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Financing

First Watch bucks summer slowdown with 8% traffic growth

Same-store sales at the a.m. chain rose 13.4% in the second quarter as customers continue to flock to its restaurants.
First Watch exterior
Traffic at First Watch rose 8.1% in the second quarter. / Photograph courtesy of First Watch

If you’re wondering whether the U.S. is headed for a recession—or even already in one—you won’t get much help from First Watch.

The 449-unit breakfast-and-lunch chain continued to see strong consumer demand in its most recent quarter, driving same-store sales up 13.4% year over year on an 8.1% traffic increase.

Unlike many of its full-service counterparts, which have reported softening sales and traffic in June, First Watch said transactions were consistent throughout the quarter and grew in all three periods. 

“In times like this is when the consumer’s looking for quality and consistency,” CEO Chris Tomasso told analysts Tuesday morning. “We really believe in the differentiation of the brand and our offering and the fact that we’re an affordable luxury.”

The strong results prompted First Watch to update its outlook for the year. It now expects annual same-store sales growth of 13% to 15%, up from the low single digits, and revenue growth of 20%, up from 15%.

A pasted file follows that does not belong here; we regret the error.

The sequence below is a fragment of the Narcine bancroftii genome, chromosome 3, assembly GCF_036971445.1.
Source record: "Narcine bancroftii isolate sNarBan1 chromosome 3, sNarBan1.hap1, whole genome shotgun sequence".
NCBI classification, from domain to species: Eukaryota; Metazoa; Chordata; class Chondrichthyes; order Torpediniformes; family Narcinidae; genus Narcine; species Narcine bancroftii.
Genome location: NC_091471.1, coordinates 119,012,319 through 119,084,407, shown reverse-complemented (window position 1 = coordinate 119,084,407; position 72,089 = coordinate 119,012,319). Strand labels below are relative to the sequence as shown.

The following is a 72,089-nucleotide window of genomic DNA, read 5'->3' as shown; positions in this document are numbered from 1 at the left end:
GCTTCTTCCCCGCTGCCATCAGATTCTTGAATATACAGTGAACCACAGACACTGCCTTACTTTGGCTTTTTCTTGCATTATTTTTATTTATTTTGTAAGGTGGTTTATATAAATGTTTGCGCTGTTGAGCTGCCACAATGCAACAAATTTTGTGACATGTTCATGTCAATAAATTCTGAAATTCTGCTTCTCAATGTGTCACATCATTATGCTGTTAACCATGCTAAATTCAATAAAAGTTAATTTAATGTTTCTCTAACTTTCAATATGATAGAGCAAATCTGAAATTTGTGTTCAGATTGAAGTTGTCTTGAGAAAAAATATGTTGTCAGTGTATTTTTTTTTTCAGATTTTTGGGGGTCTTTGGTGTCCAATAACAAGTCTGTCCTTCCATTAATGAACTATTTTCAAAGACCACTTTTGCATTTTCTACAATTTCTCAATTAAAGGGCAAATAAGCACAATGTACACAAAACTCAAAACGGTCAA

First Watch’s traffic growth goes to the core of the brand, Tomasso said: Its fresh ingredients and innovative menu items as well as its focus on service are “all resonating with the consumer.”

As customers continue to flock to its restaurants, they’re also spending more: Menu mix was up in the low single digits for the quarter. Executives highlighted First Watch’s LTOs such as the seasonal barbacoa quesadilla Benedict as well as its fresh juice program for that growth.

And the chain believes there is more room to improve on the menu—particularly on the alcohol side. More than 75% of the chain’s restaurants now serve booze, and alcohol’s share of sales has increased to 6.5% from just under 4% over the 16-month rollout.

“We’re really excited about the opportunity around alcohol and beverages in general,” Tomasso said.

While the Bradenton, Fla.-based chain has apparently been immune to consumers’ economic woes, it has struggled with commodity inflation along with most other restaurants. Egg costs in particular have posed a challenge, with a worldwide avian flu outbreak leading to a spike in costs. 

 To help offset some of the inflation, First Watch raised prices 3.9% in July, bringing its total pricing for the year to just under 8%.

The chain has historically been cautious about price hikes, and executives said they did not expect a negative impact on traffic from the increase. Tomasso pointed out that food-at-home inflation continues to outpace restaurant menu prices.

For the full year, the chain predicted commodity inflation of 15% to 17% and labor inflation of 8% to 10%.

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